On late Monday night, Virginia’s environmental office quietly approved water pollution plans for the Mountain Valley Pipeline for fracked gas, paving the way for its construction.
On Tuesday morning, 70,000 petition signatures were presented to Governor Northam calling on him to protect Virginia from this dangerous pipeline, along with the comparable Atlantic Coast Pipeline for fracked gas.
At a press conference at the Bell Tower on Capitol Square, citizens representing Virginia landowners, the faith community, scientists, people of color, water protectors and clean energy advocates came to Governor Ralph Northam’s doorstep with these petitions signed by more than 10,000 Virginia residents and 62,000 others from across the country. The signatories called on the governor to protect the drinking water supplies of countless Virginians from the Mountain Valley and Atlantic Coast pipelines, which would cross streams and other waters more than 1,400 times across the state.
A Virginia-focused petition demanded that the Northam administration immediately halt the ongoing tree-felling along the routes, allow the public to review and comment on the “sediment control, stormwater management, and karst mitigation plans” before they are finalized by the Department of Environmental Quality, and take action to ensure the state analyzes individual stream impacts, rather than the Trump administration’s Corps of Engineers.
And a national petition from Change.org called on Governor Northam to reject the pipelines outright. These dangerous pipelines would not only create tremendous climate impacts that affect all Americans, they would bisect national treasures including the Blue Ridge Parkway, the Appalachian Trail, and many miles of national forest land.
On Monday evening, at 7 p.m., the Department of Environmental Quality announced it had finalized the water plans for the Mountain Valley Pipeline, authorizing the start of land-disturbing activities, without letting the public have one last chance to provide feedback on the critical water pollution plans.
“Citizens all along the MVP route have spent years educating themselves about this project and its potential impacts — everything is at stake for them. They’ve been asking Gov. Northam and his administration for one more chance to review these critical water pollution control plans before the DEQ finalized them and allowed construction to proceed. In an affront to all Virginians, this decision shut them out,” said Peter Anderson, Virginia Program Manager with Appalachian Voices.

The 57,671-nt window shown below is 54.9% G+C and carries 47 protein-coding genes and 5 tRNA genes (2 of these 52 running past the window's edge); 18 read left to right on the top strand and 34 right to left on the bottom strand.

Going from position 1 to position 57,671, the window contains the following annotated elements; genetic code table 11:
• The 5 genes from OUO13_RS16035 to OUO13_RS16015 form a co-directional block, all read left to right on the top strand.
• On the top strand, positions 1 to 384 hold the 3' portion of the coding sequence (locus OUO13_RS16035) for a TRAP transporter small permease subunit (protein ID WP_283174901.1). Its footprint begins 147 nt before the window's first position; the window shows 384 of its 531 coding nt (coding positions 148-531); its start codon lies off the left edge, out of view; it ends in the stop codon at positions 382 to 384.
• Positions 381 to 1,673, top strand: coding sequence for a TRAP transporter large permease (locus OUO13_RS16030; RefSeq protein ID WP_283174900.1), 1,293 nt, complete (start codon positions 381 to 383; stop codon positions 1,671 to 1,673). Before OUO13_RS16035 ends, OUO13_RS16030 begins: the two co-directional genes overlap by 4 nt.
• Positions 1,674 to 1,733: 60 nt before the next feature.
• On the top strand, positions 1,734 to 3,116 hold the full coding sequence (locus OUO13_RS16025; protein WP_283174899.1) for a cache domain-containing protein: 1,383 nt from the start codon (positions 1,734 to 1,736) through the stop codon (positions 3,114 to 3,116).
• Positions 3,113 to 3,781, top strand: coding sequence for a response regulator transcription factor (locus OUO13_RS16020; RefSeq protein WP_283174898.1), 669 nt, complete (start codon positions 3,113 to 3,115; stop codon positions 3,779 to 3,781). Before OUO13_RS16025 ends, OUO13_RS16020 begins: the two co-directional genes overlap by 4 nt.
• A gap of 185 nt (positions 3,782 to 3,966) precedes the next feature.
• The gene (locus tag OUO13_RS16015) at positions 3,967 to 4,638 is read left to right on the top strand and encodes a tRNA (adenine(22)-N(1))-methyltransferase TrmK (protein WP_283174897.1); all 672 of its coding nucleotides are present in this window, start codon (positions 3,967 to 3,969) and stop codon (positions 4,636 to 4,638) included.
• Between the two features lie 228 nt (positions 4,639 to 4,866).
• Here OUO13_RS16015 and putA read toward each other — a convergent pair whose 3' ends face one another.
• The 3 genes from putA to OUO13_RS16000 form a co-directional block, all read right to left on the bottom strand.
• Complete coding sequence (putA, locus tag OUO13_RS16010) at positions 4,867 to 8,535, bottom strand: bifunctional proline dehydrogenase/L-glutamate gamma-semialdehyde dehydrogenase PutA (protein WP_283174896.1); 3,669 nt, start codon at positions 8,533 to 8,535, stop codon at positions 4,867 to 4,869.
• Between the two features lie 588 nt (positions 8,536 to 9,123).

“My question for Governor Northam is simple: did you really mean it when you said the DEQ reviews had to be thorough, transparent, and based on science? The science is clear – these projects will be the most damaging for Virginia’s waters in decades. It is time to turn your words into action,” said David Sligh with Wild Virginia.
Governor Northam promised to hold these dangerous pipelines to the highest environmental standards. Now, we’re seeing him already go back on this promise. The DEQ will allow the Mountain Valley Pipeline to begin construction, threatening the communities of countless Virginians, without allowing for any further public input. These pipelines will lock us into fossil fuels for decades if Governor Northam doesn’t take action. Thousands and thousands of concerned residents in Virginia — and across the country — are watching.
“The plans approved for the Mountain Valley Pipeline are not environmentally sound and, from an engineering standpoint, will not sufficiently protect the environment and our drinking water from the pipeline’s construction impacts,” Kirk Bowers, Professional Engineer and Pipelines Program Coordinator for the Sierra Club Virginia Chapter, said. “Sierra Club had to utilize a Freedom of Information Act request in order to fully review the plans and come to these conclusions. Leaving those in the public without the financial and legal resources to use the FOIA in the dark is absolutely unacceptable. All Virginians should have had a chance to review and evaluate these plans for the Mountain Valley Pipeline and should get the chance for the Atlantic Coast Pipeline.”
At the press conference, the citizens handed the petitions to the Administration’s office. They held different color survey tape to show the average 125-foot width of pipeline tree-felling and construction, and the 50-foot permanent right-of-way that will scar hundreds of miles of mountains, farms and fields through the commonwealth. They also held several large posters with pictures showing some of the places the pipelines will impact as well as pictures of failed erosion controls on other pipeline projects in mountainous terrain.
Now the question stands: Will Governor Northam hear the message?